After numerous announcements of the arrival of PayPal in Serbia, on the night between 9th and 10th April 2013, Serbia has finally been placed the list of supported countries, although PayPal has not yet officially announced the start of operations in Serbia nor has it introduced the public with its business conditions.
One of the reasons due to which the company PayPal has not previously appeared on the Serbian market is its concern regarding the relevant regulations pertaining to payment and foreign exchange operations. Namely, the previous Law on Foreign Currency Transactions stipulated that payment operations in foreign currency and RSD are to be exclusively performed through the bank, which was a legal barrier for companies engaged in payment though the Internet, like PayPal, to operate in Serbia.
Ministry of Foreign and Domestic Trade and Telecommunications recognized the possibility of electronic business and trade over the Internet as an opportunity for the citizens of Serbia to perform their transactions on much easier, faster, safer and less expensive terms. The Ministry also recognized e-trade`s potential to improve the economy due to better opportunities for residents, especially entrepreneurs and small businesses, for placing their goods and services on foreign markets via electronic offer and sale, which, as a rule, includes the payment through an electronic money institution.
As a response, on 17 December 2012 the Law on Amendments to the Law on Foreign Currency Transactions (“Off. Gazette of RS”, no. 119/2012) was enacted, by which all obstacles for this type of business were supposed to have been eliminated by stipulating that “international payment transactions can also be performed through the electronic money institutions for the purpose of payments and collections based on electronic sale and purchase of goods and services” (Article 32 Paragraph 2 of the Law), thus allowing the arrival of companies like PayPal to the Serbian market.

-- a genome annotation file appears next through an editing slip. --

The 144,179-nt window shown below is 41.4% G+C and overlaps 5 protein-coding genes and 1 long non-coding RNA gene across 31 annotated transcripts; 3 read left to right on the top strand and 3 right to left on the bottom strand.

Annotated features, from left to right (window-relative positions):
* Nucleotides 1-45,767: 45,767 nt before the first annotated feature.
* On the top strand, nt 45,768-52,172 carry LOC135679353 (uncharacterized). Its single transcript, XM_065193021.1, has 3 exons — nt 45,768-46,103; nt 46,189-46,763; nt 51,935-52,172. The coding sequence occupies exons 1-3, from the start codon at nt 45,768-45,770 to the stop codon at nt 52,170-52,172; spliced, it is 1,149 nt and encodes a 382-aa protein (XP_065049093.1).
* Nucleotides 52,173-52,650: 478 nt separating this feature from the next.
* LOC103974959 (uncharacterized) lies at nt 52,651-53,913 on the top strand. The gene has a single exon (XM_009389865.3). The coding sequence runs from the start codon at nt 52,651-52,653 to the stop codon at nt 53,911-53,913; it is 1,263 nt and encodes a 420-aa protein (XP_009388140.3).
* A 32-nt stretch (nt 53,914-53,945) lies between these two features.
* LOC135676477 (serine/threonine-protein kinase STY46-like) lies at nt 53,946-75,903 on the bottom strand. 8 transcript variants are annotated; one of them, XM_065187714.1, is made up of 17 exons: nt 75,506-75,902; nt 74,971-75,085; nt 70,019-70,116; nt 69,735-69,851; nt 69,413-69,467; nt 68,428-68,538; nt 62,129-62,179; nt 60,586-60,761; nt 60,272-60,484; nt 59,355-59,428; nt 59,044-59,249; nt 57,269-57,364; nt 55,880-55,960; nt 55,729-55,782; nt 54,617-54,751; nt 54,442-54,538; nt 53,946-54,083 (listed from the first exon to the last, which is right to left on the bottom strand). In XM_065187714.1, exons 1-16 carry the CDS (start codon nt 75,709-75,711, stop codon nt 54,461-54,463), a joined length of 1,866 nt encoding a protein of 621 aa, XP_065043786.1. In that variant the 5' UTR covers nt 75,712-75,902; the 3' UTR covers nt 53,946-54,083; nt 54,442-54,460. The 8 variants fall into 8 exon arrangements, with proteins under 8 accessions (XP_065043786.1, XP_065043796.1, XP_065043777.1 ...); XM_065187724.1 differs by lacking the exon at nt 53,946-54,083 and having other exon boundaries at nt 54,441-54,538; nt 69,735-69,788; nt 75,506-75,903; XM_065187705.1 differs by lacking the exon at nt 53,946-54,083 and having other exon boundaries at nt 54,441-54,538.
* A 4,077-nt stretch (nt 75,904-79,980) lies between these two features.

However, it is quite obvious that the above cited phrase is far from sufficient for adequately regulating the complex area of emoney issuance and e-money transactions. A series of secondary legislative acts which would address the issue on electronic business and trade in a more detailed way is yet to be enacted. In addition, the improvement of the regulatory framework, when it comes to online business in Serbia, involves adopting or amending a number of laws such as the Law on Payment Services and the Accounting Act.
Considering that PayPal has been available in Europe since 2004, and that its operations in Serbia have been announced on numerous occasions since 2010, this event represents one significant and long expected step on Serbia’s journey of harmonization with European standards. Domestically, this event certainly represents a notable first step towards meaningful liberalization and improvement of electronic business